Background: Few minor league stats were more deceiving than Marquis' record at Class A Danville. Even though he lost his first 10 decisions, Carolina League managers rated him the league's fifth-best prospect, and the Braves considered him one of the most improved pitchers in the organization. Strengths: Marquis' calling card is his 96-mph fastball. He added an excellent curveball at Macon in 1997 and two-seam and four-seam changeups last fall during instructional league. His intensity and competitiveness can be intimidating. Marquis expects to win every time he takes the mound. Weaknesses: Marquis throws everything hard and needs a pitch to offset his fastball and curveball. His straight change will be that pitch if he can throw it over the course of a full season. The Future: The addition of his changeups sets the stage for Marquis. He, too, could shoot through the system. A solid spring will land him in Greenville to open the season.
Background: After a subpar showing in 1997, McGlinchy reestablished himself as a prospect by dominating the Carolina League before joining Greenville for the final month of the season. He moved to the bullpen, where the Braves believe his future lies, in the Puerto Rican League. Strengths: McGlinchy has added a split-finger fastball as a second pitch in relief. His ability to go all-out for short periods has increased the velocity of his fastball from 88 to 96 mph. His command is also back to being nearly impeccable. Weaknesses: A starter for all 69 of his professional contests, McGlinchy must adapt to his new role. He has to stay consistent with the splitter, for his repertoire is not deep. A little more of a killer instinct also would not hurt. The Future: The Braves are drawing favorable comparisons of McGlinchy to John Rocker, who made the jump from Double-A to the majors in less than a year. Opening the season at Richmond is a definite possibility for McGlinchy.
Background: Furcal has played two years in the United States and won't turn 19 until Aug. 24. He made as much progress as anyone in the organization at rookie-level Danville in 1998, earning recognition as the Appalachian League's top prospect while shattering the league's stolen-base record. Strengths: Moved from second base to shortstop in instructional league, Furcal has three plus tools and will improve a fourth once he settles in at his new position. He has outstanding speed, a strong arm, great range and excellent hitting ability. His all-around talent and instincts to play the game may be his strongest attributes. Weaknesses: Since power is not Furcal's forte, he needs to perfect the little man's game with bunt hits and moving runners over. Furcal must improve upon his ability in taking the right angle to get around grounders at shortstop. The Future: Atlanta has longed for an athletic, defensive-minded shortstop. Furcal is their man and figures to be a starter at Macon in 1999.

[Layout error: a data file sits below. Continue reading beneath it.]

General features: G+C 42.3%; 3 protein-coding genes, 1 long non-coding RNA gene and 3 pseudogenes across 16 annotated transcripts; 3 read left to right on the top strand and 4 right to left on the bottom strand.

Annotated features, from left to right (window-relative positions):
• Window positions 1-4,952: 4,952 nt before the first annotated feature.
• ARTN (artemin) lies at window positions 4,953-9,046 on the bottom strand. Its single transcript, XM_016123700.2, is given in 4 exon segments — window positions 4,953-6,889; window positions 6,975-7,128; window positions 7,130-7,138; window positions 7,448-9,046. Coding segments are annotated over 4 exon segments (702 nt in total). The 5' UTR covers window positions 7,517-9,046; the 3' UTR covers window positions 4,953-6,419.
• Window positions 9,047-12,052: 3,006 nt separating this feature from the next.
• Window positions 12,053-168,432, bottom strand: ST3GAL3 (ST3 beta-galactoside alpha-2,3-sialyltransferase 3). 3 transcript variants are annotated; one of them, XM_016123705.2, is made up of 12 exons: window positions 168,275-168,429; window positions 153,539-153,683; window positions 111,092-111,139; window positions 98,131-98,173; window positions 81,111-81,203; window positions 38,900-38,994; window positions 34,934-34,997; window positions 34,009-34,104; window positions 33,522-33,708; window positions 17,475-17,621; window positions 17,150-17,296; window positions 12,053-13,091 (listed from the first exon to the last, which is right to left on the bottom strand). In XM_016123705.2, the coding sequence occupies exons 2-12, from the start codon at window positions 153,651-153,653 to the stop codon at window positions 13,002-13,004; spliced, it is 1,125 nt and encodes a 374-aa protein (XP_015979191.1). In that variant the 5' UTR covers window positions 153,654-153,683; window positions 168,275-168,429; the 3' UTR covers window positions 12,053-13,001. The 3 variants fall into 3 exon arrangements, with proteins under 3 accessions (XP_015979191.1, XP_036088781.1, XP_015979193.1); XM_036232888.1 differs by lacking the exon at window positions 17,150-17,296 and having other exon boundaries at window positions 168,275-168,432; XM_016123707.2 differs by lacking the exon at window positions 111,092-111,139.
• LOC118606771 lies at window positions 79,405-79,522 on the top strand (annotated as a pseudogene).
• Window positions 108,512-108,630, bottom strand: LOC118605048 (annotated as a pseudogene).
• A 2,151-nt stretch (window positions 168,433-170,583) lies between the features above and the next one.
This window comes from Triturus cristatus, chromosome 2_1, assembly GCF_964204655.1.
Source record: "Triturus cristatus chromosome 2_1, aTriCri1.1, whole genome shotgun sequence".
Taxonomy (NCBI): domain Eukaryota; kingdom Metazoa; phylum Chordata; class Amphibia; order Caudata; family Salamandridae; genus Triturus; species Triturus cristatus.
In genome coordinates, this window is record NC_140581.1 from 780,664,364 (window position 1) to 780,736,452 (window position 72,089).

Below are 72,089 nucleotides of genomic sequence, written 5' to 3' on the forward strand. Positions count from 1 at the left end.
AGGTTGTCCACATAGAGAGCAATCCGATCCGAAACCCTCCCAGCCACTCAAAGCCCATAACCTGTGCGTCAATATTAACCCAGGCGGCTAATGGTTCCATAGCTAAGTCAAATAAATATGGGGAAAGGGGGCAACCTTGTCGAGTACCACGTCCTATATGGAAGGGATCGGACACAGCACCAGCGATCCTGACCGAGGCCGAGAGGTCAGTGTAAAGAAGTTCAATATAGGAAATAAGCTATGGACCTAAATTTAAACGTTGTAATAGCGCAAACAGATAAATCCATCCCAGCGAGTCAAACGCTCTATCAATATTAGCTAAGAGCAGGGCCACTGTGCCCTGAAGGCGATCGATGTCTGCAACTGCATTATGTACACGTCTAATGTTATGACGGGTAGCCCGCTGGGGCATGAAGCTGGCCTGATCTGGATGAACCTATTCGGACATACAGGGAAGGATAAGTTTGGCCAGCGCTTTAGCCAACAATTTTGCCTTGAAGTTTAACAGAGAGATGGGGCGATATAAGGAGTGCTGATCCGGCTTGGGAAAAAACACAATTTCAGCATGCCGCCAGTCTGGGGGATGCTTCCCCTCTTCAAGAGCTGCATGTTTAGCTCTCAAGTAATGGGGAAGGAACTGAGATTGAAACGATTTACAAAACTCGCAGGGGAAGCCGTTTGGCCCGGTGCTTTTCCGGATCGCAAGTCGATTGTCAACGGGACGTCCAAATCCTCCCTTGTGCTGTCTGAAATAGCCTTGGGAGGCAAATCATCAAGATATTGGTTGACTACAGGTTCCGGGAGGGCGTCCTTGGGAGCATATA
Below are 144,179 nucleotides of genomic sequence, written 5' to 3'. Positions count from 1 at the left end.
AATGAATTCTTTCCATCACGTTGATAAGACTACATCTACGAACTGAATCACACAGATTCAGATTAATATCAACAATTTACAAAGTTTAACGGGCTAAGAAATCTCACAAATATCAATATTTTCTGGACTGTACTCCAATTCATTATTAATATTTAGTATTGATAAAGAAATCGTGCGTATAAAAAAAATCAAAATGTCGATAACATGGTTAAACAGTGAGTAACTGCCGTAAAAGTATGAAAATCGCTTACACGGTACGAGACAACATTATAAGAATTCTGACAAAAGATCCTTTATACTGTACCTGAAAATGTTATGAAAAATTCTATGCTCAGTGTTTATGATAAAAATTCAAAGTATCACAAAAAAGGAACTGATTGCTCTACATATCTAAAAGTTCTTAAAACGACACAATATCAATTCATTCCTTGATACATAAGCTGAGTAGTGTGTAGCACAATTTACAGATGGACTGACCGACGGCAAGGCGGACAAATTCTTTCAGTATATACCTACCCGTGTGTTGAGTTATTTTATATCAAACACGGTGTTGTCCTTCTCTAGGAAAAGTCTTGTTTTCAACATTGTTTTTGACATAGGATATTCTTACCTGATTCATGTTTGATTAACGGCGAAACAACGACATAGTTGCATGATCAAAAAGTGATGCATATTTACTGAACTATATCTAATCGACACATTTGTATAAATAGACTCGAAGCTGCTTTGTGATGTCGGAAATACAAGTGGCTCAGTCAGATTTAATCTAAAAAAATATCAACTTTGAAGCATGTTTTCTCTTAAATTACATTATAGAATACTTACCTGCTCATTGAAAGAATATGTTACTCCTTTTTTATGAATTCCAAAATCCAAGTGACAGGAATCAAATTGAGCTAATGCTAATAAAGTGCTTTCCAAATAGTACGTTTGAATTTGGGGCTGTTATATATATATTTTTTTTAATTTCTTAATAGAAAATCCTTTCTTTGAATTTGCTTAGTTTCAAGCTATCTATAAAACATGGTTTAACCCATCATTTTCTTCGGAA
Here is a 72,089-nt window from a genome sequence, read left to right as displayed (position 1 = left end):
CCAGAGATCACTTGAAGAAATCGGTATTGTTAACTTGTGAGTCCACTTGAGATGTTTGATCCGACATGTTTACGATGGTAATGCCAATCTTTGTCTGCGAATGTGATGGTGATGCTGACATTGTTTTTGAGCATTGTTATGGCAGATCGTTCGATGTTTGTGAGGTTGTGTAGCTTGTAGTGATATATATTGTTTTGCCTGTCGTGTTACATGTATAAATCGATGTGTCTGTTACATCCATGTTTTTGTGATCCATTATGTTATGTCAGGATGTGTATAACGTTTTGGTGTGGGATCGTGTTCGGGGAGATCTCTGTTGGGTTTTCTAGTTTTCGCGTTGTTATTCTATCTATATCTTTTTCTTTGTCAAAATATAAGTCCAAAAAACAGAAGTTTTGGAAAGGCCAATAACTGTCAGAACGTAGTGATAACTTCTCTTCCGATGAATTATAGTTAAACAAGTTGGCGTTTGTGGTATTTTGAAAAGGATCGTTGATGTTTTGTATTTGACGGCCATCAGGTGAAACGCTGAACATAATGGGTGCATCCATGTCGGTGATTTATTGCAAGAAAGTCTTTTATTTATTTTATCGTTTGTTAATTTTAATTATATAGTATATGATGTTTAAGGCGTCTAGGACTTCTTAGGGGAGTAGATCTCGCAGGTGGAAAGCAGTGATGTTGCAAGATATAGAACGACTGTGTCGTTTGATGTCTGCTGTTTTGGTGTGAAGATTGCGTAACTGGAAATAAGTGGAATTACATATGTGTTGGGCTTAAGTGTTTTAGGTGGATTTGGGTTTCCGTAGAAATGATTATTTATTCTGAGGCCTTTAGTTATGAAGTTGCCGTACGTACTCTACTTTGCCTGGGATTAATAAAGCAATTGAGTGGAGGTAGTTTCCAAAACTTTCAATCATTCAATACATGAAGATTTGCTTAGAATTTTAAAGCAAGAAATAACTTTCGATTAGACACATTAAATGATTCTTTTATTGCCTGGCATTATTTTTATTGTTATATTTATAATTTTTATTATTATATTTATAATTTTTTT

Background: Bowie used his place on the 40-man roster as motivation to put his career in high gear in 1998. He enjoyed his most consistent season at Greenville and relished the role as the number one starter in August after Chen and Perez were promoted to Triple-A. He added to that performance with a strong showing in the Arizona Fall League. Strengths: Bowie's fastball is sneaky fast, consistently reaching as high as 91 mph. His best pitch is a changeup, and he has command of three pitches. He blossomed into a leader on the pitching staff, a trait he had not shown in the past. Weaknesses: Bowie has a tendency to give hitters too much credit and pitch around them instead of challenging them. His curveball needs more consistency and must remain low in the strike zone. The Future: Bowie will take his game to Richmond in 1999 and should be knocking on the majors' door by the end of the campaign.
Background: Richmond was a house of horrors for Helms in 1997. The nephew of former major leaguer Tommy Helms, he returned last year and showed no ill effects while putting together his most consistent season as a pro. Strengths: Helms has all the tools needed to be a prototype major league third baseman. He has a plus arm and his glove is as consistent as any in the National League. He is a consistent hitter who flirts with .300 and continues to add power as he matures. Weaknesses: Helms has as much raw power as anyone in the organization, but he needs to display it more with his numbers. He also must remain aggressive at the plate and stay focused in what he is trying to accomplish instead of worrying about having Chipper Jones blocking his path to the big leagues. The Future: Atlanta's needs do not include a corner infielder, which will send Helms back to Richmond for another season. First base may be a viable option once Andres Galarraga retires.
Background: The younger brother of Pirates outfielder Brian Giles, Marcus emerged from nowhere to lead the South Atlantic League in homers and place third in batting average. He was ranked the league's No. 10 prospect. Strengths: A hitting machine whose pumped-up physique draws comparisons to Tigers prospect Gabe Kapler, Giles has a quick, compact swing that allows him to turn on pitches and causes balls to jump off his bat. He's an overachiever whose determination will take him at least as far as his talent does. Weaknesses: Giles made solid progress defensively in 1998 while working with coach Glenn Hubbard at Macon. He still needs to improve his hands, footwork and ability to turn the double play. His bat will compensate for some shortcomings with the glove, but the Braves prefer a second baseman who can catch the ball. The Future: Spring training will determine whether Giles goes to Myrtle Beach or skips that level and reports to Greenville.